KATHMANDU, Feb 10: Nepal Volleyball Association (NVA) is set to receive a grant of Rs 2.3 million ($32,000) to conduct a youth oriented training program. International Volleyball Federation (FIVB) and Asian Volleyball Confederation (AVC) have sanctioned funds for a four-year term beginning 2011, NVA President Ganga Bahadur Thapa Magar told Republica.
The program basically aims to provide volleyball training and scholarships to SLC graduates. "We will conduct a talent hunt soon after the SLC results are announced. We intend to focus on plus-2 and college students under the new program," said Magar.
Magar further said that the players who meet the physical conditions and age limit but are still in school could also be selected. But the number of players to receive the training has not yet been fixed.
The NVA has also signed an agreement with Higher Secondary Schools´ Association Nepal (HISSAN) for scholarships for the selected players.
Magar said that the NVA decided to focus on young guns as providing training to matured players didn´t yield good results in the past. Magar believes that the training will pave way to form a strong youth and national teams.
There is also a need to replace the aging players of the national volleyball teams, comprising 12 players each in men´s and women´s categories, with young ones.
"The men´s national team has comparatively higher number of over-aged players. We have players as old as 42 years of age. Probably 50 percent of male players and 30 percent of female players will be replaced after the national games that are in the offing," said Magar.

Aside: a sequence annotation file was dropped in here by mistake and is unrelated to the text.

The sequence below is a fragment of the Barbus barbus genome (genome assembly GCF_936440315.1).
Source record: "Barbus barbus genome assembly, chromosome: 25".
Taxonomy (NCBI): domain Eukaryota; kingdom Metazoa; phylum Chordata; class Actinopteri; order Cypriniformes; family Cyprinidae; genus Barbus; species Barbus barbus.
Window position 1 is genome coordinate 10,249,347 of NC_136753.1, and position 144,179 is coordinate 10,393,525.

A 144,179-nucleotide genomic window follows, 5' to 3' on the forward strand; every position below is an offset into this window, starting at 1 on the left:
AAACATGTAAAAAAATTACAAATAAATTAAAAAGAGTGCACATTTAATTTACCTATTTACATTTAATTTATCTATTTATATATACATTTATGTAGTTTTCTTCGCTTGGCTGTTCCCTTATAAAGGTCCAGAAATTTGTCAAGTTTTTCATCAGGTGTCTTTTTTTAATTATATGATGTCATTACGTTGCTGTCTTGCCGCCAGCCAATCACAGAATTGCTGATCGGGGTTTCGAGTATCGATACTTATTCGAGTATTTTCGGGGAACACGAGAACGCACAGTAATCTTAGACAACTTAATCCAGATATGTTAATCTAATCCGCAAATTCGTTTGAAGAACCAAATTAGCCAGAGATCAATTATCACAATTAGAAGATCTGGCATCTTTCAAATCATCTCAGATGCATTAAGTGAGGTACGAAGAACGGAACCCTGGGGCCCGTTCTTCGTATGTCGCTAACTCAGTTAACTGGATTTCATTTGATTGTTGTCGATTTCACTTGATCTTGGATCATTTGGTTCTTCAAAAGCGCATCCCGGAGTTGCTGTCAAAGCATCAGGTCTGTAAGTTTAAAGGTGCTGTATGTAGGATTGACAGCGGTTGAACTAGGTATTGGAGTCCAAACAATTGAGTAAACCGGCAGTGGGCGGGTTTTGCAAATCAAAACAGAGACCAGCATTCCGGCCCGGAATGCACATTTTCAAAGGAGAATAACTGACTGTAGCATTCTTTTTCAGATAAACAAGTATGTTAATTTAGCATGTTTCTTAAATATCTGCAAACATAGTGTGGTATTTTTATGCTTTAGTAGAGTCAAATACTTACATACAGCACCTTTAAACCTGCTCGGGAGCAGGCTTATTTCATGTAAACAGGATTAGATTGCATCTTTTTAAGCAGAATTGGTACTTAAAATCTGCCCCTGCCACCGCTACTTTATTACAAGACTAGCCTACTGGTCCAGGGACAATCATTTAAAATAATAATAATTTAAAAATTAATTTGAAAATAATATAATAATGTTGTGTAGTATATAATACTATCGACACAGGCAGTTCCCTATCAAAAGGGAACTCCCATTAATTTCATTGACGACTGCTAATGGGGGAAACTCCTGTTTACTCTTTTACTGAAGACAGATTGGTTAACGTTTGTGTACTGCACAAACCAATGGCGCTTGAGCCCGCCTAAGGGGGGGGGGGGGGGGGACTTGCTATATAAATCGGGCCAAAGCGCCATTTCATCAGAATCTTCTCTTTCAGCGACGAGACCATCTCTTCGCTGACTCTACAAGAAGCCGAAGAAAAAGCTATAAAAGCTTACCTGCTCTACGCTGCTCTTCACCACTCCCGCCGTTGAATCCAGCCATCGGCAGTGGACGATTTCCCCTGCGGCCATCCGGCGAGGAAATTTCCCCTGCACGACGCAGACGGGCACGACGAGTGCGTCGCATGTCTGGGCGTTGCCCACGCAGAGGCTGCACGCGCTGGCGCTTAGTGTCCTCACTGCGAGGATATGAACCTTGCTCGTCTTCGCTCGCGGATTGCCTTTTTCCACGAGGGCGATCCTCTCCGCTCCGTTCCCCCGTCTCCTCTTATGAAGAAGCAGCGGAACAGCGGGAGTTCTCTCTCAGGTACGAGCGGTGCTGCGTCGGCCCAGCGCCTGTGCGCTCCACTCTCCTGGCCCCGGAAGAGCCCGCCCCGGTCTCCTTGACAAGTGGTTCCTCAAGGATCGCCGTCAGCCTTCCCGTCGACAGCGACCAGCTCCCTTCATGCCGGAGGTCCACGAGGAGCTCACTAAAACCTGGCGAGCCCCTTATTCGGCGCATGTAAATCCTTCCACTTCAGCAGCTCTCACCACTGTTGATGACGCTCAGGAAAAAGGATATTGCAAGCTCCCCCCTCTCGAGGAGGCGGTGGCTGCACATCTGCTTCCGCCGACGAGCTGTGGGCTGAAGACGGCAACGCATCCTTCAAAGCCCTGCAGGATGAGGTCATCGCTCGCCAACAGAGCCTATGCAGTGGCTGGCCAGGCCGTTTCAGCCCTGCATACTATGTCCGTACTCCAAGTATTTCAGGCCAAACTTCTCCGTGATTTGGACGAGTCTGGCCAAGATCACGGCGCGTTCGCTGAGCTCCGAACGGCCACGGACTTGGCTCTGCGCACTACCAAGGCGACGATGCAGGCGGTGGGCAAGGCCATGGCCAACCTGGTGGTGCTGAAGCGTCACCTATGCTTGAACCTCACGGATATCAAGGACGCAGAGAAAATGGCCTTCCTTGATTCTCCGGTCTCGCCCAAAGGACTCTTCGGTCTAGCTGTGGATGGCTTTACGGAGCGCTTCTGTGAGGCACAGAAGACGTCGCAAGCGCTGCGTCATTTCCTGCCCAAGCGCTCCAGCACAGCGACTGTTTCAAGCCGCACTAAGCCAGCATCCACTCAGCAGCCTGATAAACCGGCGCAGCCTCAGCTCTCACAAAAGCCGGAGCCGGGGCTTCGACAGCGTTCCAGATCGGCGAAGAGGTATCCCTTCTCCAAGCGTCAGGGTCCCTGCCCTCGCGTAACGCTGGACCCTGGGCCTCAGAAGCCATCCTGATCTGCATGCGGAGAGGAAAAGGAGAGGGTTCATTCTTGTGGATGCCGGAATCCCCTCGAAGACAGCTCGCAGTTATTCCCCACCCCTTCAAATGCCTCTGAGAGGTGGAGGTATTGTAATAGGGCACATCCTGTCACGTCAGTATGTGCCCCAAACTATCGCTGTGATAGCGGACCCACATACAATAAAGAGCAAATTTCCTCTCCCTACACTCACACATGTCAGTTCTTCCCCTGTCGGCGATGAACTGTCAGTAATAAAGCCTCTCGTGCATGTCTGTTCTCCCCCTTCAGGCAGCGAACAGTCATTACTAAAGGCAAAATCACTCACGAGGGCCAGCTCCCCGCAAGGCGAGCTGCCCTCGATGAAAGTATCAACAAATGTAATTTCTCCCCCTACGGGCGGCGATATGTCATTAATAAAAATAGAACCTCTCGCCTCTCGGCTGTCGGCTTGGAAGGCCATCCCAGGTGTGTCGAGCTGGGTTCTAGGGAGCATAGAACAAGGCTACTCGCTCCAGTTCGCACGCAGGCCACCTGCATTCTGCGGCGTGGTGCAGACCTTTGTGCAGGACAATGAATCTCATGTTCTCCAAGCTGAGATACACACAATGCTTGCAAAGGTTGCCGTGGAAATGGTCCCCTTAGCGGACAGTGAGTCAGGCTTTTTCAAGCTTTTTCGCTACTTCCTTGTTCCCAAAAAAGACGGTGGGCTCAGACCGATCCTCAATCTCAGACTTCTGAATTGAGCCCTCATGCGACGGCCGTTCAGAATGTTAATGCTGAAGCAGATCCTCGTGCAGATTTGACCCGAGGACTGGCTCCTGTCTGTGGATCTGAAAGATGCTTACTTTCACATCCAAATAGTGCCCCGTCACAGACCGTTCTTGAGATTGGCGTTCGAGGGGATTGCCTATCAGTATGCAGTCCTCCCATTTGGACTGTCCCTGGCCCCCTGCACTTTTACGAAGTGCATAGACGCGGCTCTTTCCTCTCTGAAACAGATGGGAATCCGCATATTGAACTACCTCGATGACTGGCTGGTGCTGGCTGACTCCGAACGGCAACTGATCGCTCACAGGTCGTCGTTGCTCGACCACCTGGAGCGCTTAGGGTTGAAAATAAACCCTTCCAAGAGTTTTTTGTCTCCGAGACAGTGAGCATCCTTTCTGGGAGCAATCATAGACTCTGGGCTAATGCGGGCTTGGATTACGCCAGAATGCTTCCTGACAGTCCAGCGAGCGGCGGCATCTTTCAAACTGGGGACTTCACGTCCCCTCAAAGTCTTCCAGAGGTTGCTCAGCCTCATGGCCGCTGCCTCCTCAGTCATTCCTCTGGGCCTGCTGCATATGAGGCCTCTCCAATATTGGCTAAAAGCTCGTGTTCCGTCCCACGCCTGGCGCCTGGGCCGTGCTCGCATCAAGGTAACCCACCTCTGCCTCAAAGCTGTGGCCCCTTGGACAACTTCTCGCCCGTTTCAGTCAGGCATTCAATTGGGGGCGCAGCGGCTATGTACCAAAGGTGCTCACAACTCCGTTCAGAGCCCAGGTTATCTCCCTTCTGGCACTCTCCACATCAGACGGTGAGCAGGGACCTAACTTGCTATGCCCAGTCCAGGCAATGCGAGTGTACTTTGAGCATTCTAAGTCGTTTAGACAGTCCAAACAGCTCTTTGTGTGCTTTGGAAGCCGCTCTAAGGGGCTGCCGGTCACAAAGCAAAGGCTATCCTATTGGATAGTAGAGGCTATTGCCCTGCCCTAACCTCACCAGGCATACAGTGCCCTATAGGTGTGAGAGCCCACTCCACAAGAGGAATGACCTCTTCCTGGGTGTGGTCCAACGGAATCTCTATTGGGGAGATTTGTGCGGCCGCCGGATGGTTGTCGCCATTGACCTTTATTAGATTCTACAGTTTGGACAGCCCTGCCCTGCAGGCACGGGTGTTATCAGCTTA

But one of the major setbacks faced by the women´s team as compared to the men´s team is early marriages. "Female players get married as soon as they reach their early twenties. The peak age of a player is the mid-twenties but they have to fulfill their socio-cultural obligation before that. Having young players will hopefully reduce that problem to some extent," he said.
Interestingly, the women´s team has been given much priority as they have won more laurels for the country than the men´s team.
The women´s national team has won bronze twice at the international level -- in the eighth and the tenth South Asian Games (SAG), held in Kathmandu (1999) and Colombo (2006) respectively. The highest achievement of the men´s team has been to reach the semifinal in the 1999 SAG and to register a victory over the hosts Bangladesh for the first time in the 11th edition of the games.
Magar regretted that Pakistan and Bangladesh, the organizers of the 9th and 11th editions of SAG respectively, didn´t include the women´s volleyball events. "We were hoping to improve our record by winning silver but the organizers excluded the event," he added.
However, the NVA has a target of winning gold in about eight to ten years´ time for which the youth oriented program is believed to play a crucial role.
"If we move ahead in an organized way and give international exposure to the players then we can definitely bring good results," said Magar.
Magar sees great potential in young players of Pokhara, Far Western Region and a few schools of Kathmandu. The players of Gyanu Baba Academy, Fishtail and Tops of Pokhara have a good chance of making it to the national team, according to Magar.